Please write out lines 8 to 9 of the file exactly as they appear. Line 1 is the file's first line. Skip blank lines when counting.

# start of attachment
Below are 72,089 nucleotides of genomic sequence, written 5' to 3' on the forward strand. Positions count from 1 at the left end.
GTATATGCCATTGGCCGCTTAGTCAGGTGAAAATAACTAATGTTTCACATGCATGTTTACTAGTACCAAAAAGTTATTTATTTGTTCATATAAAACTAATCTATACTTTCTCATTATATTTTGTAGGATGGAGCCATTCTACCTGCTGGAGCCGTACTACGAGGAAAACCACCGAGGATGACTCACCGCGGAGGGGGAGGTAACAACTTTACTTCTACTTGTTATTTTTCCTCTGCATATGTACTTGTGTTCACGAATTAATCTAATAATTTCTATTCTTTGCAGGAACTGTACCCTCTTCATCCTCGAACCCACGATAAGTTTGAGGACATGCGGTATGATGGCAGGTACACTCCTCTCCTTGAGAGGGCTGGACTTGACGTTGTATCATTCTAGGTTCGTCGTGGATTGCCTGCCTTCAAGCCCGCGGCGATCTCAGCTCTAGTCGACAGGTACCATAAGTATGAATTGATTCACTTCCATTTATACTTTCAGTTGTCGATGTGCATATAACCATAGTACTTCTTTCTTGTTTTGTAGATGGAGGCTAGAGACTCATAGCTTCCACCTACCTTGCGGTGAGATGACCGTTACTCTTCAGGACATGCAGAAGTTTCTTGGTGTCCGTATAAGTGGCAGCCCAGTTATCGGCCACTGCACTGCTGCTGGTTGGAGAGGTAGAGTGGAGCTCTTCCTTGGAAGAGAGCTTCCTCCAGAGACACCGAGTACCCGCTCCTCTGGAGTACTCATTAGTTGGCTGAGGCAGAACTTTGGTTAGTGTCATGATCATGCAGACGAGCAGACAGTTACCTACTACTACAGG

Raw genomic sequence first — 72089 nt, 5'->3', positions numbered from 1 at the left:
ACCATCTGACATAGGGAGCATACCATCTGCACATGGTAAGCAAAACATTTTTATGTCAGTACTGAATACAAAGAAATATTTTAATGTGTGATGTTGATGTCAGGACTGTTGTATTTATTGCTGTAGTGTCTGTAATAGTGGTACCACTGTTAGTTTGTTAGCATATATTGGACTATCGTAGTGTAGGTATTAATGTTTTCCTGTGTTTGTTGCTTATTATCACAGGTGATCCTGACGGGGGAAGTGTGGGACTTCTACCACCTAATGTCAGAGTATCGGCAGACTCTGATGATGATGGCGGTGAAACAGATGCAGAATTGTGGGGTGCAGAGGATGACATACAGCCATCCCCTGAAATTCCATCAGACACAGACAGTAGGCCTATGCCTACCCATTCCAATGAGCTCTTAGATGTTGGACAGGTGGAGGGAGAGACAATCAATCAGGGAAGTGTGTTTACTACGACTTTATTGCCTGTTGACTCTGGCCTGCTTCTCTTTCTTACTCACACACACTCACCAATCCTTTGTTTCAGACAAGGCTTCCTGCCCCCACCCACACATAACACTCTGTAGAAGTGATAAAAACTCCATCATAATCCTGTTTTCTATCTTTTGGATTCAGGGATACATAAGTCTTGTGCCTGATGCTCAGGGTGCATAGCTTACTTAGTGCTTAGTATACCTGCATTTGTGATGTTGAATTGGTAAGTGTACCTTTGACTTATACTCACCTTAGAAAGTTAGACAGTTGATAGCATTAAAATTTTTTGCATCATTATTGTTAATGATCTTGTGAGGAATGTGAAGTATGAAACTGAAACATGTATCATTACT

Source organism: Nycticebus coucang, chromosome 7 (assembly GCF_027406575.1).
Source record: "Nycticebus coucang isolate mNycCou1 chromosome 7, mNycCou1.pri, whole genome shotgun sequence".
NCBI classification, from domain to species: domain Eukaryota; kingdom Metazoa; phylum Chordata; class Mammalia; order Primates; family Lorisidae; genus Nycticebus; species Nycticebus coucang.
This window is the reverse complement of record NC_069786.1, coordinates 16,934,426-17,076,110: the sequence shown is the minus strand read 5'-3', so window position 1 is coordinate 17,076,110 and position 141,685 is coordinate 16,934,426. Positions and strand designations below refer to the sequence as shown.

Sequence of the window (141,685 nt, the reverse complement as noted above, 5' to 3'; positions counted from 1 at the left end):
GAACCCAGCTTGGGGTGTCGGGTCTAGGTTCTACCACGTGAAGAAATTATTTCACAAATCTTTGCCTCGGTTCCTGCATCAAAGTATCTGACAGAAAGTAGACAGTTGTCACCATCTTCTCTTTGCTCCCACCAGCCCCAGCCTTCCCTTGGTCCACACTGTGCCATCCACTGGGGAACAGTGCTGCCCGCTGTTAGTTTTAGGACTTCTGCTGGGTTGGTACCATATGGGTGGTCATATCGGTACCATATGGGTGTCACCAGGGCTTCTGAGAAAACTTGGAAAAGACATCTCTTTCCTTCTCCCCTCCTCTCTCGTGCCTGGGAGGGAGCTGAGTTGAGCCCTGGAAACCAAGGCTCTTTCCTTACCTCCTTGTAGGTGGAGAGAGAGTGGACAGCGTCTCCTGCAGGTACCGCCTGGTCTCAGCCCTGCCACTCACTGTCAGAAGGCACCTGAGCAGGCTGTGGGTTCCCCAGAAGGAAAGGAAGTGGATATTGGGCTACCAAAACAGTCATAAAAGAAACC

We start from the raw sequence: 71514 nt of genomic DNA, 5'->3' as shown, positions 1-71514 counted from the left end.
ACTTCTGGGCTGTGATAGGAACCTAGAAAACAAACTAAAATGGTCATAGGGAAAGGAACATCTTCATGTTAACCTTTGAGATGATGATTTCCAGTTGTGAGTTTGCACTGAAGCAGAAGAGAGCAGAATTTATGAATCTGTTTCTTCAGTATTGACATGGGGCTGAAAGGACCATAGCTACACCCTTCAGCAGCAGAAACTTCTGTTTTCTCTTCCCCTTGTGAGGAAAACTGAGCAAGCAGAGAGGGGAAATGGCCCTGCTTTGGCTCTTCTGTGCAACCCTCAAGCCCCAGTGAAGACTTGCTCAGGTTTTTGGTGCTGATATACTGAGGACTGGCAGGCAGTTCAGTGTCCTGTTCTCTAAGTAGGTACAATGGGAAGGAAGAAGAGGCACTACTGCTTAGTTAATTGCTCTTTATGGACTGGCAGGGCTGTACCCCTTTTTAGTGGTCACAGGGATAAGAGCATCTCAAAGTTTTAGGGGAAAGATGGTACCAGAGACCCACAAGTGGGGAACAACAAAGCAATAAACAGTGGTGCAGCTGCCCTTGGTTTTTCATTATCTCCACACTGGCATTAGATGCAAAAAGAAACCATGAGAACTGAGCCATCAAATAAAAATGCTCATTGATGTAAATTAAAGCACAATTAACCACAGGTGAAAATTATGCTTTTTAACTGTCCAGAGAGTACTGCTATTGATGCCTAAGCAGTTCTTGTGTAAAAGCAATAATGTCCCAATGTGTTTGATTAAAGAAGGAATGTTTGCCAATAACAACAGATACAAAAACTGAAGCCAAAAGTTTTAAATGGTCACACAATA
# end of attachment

This window is the reverse complement of record NC_069786.1, coordinates 16,934,426-17,076,110: the sequence shown is the minus strand read 5'-3', so window position 1 is coordinate 17,076,110 and position 141,685 is coordinate 16,934,426. Positions and strand designations below refer to the sequence as shown.

Sequence of the window (141,685 nt, the reverse complement as noted above, 5' to 3'; positions counted from 1 at the left end):